Body Image in Los Angeles | Body Dysmorphic Disorder 101
Watch CNS Executive Medical Director, Michael Mamoun M.D., discuss B.D.D. and body image in Los Angeles on Dr. Drew’s Lifechangers:
Can dissatisfaction about a perceived body flaw be a sign of a serious psychiatric disorder?
Yes. Body dysmorphic disorder, or B.D.D., is an unusual condition in which people become obsessed about perceived body flaws and repetitively seek extreme actions to change those perceived flaws. Research suggests that approximately 56% of women and 43% of men are dissatisfied with their overall appearance. But, not everyone who dislikes something about their appearance has B.D.D. -– in fact, most don’t.
The skin, hair, and nose are frequent areas of concern in BDD. Given these common areas of obsession in BDD, the fields of dermatology and surgery have extensive literature on BDD. Dermatologists and primary care physicians, non-psychiatric professionals, usually recognize BDD in patients that repeatedly seek cosmetic surgery. The shame associated with BDD prevents people from seeking psychological care. Therefore, BDD is an under-diagnosed and under-treated disorder.
BDD presents challenges to life-functioning, in addition to the issue of self-esteem. Patients may worry about acne, marks, pale skin, balding, or a large nose. Obsessions may manifest as obstructive grooming rituals, such as styling or cutting hair for hours each day.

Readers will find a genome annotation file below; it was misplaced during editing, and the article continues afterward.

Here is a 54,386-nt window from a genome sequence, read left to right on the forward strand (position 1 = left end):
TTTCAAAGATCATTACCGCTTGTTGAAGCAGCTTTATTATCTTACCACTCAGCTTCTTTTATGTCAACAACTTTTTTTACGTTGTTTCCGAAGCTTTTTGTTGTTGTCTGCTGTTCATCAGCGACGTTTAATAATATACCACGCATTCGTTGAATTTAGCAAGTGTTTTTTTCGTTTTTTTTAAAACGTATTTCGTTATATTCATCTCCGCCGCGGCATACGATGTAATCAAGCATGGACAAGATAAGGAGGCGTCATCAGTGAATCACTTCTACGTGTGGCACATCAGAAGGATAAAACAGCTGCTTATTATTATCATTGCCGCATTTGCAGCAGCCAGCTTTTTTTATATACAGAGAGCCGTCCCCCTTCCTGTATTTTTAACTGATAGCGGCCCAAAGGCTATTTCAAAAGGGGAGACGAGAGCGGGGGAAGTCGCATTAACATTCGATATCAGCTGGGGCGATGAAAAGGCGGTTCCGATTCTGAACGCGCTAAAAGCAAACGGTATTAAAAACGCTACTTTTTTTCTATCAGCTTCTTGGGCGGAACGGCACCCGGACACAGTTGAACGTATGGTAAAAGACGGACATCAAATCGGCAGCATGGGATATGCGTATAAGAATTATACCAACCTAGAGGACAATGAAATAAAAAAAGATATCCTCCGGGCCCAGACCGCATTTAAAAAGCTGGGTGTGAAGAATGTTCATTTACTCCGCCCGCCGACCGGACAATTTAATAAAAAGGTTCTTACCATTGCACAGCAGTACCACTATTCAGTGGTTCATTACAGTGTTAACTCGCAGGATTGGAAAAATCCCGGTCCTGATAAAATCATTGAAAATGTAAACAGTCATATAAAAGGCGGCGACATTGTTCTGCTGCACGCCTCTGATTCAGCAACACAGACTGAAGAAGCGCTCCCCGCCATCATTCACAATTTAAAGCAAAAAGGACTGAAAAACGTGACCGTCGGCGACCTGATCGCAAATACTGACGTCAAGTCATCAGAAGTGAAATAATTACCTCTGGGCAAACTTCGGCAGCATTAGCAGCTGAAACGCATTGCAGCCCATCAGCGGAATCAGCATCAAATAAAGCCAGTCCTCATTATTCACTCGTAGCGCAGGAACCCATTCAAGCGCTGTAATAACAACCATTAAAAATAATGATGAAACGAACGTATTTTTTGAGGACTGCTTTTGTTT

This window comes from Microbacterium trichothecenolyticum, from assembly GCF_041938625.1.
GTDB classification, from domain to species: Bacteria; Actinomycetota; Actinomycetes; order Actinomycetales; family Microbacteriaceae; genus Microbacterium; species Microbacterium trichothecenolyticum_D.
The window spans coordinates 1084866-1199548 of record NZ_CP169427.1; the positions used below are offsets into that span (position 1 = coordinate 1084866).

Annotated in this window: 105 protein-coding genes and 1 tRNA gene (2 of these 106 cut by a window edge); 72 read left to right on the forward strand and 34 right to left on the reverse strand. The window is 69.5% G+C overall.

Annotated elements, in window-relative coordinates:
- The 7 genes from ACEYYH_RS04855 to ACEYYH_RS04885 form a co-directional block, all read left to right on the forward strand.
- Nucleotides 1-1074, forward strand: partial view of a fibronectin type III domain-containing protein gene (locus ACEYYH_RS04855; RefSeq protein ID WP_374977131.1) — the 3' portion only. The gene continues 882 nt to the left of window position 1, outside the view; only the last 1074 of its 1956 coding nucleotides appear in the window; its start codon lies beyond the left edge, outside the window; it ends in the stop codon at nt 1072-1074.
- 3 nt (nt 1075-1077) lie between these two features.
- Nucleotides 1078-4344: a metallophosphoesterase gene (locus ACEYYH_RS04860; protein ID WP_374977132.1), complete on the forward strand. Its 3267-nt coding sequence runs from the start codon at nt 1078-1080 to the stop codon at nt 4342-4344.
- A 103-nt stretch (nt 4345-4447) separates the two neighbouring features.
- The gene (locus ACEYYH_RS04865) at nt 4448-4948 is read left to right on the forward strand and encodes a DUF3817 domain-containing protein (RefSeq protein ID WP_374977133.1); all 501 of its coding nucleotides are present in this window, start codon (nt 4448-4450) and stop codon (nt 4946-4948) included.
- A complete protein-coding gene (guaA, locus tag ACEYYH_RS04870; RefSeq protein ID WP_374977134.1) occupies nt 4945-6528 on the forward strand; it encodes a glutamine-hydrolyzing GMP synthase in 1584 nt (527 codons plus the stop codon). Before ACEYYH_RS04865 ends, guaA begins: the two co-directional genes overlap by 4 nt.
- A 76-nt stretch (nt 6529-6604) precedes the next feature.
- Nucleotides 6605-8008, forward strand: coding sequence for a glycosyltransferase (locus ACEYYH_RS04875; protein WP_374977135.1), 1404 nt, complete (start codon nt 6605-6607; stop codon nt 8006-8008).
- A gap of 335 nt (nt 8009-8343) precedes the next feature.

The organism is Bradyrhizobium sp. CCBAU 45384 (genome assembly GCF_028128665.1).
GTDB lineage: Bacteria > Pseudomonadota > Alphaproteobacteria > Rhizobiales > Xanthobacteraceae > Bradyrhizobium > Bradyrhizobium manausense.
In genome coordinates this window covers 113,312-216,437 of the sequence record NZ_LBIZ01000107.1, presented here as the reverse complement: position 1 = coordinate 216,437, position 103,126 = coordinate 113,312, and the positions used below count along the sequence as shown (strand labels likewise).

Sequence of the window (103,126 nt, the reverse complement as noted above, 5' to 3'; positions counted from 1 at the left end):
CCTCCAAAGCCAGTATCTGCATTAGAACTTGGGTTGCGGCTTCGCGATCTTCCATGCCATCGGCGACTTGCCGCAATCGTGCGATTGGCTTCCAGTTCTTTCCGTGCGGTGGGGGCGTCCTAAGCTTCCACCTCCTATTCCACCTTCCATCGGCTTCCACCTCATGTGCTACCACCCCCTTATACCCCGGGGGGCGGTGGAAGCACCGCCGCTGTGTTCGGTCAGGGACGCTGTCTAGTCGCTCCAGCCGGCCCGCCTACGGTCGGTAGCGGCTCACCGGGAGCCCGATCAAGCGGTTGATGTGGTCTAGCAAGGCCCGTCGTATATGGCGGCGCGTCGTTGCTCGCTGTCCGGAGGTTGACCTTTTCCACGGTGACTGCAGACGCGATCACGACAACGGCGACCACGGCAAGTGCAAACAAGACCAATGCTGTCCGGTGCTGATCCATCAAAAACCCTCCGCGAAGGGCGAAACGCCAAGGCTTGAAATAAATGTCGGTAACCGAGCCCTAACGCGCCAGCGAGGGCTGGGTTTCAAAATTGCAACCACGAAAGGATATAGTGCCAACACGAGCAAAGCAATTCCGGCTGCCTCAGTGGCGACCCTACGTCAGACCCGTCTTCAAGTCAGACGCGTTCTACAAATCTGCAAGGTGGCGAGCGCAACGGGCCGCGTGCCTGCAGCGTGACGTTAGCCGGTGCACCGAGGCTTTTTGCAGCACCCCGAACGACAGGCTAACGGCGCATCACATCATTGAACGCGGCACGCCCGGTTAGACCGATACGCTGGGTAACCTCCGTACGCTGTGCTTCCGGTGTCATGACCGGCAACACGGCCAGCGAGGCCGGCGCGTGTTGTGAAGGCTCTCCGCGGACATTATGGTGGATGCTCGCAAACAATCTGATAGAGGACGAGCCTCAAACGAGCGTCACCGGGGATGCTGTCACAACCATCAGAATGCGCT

It may seem that a simple surgery may relieve B.D.D. That’s not the case. Often, one procedure does not eliminate the obsession over a body part, which may remain or be redirected to another bodily feature. Usually, one procedure does not eliminate the desire for more cosmetic surgery. Internal factors associated with B.D.D. remain.
Treatments for B.D.D. attempt to address underlying issues:
- Cognitive therapy attempts to dispel the false belief about the perceived defect
- Behavioral therapy works to eliminate compulsion to fix the supposed defect
- Group or family therapy offers social support, which has been proven to helpful in B.D.D.
- Medications are also effective treatments, given that B.D.D. is associated with other anxiety disorders. SSRIs help in decreasing obsessions and repetitive behaviors of B.D.D., as well as OCD
These treatments have been proven to be effective in treating B.D.D., especially when multiple methods are used in conjunction.
Learn more about Body Dysmorphic Disorder: